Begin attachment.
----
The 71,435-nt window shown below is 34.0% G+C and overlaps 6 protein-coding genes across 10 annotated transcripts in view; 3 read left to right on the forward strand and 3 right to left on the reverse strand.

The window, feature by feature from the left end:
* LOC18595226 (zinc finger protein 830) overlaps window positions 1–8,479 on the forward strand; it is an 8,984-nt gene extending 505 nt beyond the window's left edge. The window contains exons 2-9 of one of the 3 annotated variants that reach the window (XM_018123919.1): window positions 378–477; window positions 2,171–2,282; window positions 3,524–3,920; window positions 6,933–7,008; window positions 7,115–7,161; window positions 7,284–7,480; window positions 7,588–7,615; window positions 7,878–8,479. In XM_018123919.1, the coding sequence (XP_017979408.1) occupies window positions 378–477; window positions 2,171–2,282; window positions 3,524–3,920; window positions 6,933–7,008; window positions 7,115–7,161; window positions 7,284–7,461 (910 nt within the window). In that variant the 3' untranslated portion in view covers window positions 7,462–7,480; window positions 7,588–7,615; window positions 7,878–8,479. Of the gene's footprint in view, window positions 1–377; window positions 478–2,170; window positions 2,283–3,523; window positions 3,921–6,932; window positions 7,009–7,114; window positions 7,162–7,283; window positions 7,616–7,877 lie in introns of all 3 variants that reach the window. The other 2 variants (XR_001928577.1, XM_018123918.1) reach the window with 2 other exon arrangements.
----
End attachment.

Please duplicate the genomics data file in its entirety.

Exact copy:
The 71,435-nt window shown below is 34.0% G+C and overlaps 6 protein-coding genes across 10 annotated transcripts in view; 3 read left to right on the forward strand and 3 right to left on the reverse strand.

The window, feature by feature from the left end:
* LOC18595226 (zinc finger protein 830) overlaps window positions 1–8,479 on the forward strand; it is an 8,984-nt gene extending 505 nt beyond the window's left edge. The window contains exons 2-9 of one of the 3 annotated variants that reach the window (XM_018123919.1): window positions 378–477; window positions 2,171–2,282; window positions 3,524–3,920; window positions 6,933–7,008; window positions 7,115–7,161; window positions 7,284–7,480; window positions 7,588–7,615; window positions 7,878–8,479. In XM_018123919.1, the coding sequence (XP_017979408.1) occupies window positions 378–477; window positions 2,171–2,282; window positions 3,524–3,920; window positions 6,933–7,008; window positions 7,115–7,161; window positions 7,284–7,461 (910 nt within the window). In that variant the 3' untranslated portion in view covers window positions 7,462–7,480; window positions 7,588–7,615; window positions 7,878–8,479. Of the gene's footprint in view, window positions 1–377; window positions 478–2,170; window positions 2,283–3,523; window positions 3,921–6,932; window positions 7,009–7,114; window positions 7,162–7,283; window positions 7,616–7,877 lie in introns of all 3 variants that reach the window. The other 2 variants (XR_001928577.1, XM_018123918.1) reach the window with 2 other exon arrangements.